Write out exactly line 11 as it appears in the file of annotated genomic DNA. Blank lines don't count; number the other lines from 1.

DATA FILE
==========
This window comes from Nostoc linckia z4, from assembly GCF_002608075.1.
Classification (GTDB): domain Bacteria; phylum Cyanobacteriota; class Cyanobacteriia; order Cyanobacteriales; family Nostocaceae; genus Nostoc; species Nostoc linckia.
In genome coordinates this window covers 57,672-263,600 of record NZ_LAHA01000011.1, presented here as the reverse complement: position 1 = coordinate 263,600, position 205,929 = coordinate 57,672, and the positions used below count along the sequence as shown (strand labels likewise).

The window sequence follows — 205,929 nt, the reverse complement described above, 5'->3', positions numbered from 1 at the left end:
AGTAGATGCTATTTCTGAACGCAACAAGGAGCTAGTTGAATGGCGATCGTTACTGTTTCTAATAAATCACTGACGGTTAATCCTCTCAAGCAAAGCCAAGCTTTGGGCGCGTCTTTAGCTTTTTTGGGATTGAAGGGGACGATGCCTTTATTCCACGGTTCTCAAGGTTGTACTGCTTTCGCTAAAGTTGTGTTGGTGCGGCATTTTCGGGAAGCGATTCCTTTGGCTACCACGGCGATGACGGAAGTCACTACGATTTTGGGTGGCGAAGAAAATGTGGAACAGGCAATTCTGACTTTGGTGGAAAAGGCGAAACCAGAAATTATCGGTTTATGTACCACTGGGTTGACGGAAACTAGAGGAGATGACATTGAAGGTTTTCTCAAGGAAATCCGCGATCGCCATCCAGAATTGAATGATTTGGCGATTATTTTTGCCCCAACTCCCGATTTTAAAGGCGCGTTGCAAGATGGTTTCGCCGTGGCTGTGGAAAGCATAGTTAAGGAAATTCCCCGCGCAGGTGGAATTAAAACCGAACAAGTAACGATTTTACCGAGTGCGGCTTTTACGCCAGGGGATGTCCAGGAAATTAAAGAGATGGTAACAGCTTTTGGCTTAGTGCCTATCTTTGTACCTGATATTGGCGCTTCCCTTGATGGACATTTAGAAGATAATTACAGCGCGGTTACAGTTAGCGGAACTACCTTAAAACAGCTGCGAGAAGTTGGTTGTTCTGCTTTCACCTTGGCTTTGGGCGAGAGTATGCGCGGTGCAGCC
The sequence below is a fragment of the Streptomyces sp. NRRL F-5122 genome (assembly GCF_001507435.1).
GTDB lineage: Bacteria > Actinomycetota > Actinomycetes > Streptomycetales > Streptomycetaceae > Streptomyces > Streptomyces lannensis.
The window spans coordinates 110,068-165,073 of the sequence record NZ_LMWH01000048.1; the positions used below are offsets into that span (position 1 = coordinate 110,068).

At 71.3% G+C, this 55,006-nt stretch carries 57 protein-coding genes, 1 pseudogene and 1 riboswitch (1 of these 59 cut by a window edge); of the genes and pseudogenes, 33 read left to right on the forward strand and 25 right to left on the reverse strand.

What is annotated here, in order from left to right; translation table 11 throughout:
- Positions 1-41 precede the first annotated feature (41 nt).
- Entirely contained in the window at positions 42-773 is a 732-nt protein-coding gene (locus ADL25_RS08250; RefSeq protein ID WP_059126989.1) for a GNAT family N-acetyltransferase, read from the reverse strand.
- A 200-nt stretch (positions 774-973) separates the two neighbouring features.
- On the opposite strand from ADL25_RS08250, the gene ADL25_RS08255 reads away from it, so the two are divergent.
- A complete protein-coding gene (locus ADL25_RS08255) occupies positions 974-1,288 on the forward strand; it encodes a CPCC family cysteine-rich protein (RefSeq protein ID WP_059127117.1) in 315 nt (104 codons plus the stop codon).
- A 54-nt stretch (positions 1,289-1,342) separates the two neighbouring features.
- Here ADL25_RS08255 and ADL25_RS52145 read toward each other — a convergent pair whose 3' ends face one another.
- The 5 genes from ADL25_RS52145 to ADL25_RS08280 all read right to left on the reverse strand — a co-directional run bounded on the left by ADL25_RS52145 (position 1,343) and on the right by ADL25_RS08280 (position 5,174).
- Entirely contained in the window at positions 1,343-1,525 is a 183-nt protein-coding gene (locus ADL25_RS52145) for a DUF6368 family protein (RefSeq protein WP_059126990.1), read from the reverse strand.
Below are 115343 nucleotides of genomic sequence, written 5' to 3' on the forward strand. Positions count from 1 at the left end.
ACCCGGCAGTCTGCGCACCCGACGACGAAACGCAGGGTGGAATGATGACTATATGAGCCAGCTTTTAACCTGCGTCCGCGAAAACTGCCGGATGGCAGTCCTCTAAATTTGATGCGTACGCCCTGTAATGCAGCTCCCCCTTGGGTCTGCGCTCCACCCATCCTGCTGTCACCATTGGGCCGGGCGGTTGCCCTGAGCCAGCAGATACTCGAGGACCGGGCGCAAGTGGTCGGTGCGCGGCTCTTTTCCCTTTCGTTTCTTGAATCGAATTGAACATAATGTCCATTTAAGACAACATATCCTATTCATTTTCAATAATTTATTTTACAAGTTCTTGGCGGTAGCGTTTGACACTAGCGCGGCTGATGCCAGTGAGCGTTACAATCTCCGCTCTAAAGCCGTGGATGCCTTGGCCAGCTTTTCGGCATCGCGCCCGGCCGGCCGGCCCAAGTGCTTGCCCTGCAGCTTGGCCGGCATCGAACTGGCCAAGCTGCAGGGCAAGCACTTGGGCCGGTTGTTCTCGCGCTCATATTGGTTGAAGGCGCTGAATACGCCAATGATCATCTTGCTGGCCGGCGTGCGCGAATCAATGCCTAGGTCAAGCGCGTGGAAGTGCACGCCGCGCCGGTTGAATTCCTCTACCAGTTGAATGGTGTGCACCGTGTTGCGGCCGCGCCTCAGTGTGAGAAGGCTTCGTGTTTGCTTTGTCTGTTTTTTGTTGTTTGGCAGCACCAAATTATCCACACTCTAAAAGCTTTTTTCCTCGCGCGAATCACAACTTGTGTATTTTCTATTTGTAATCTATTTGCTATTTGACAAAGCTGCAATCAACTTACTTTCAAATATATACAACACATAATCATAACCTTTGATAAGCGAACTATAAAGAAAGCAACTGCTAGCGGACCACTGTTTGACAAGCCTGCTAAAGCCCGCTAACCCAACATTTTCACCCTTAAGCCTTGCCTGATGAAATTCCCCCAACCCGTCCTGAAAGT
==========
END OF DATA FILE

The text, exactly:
- Positions 1-41 precede the first annotated feature (41 nt).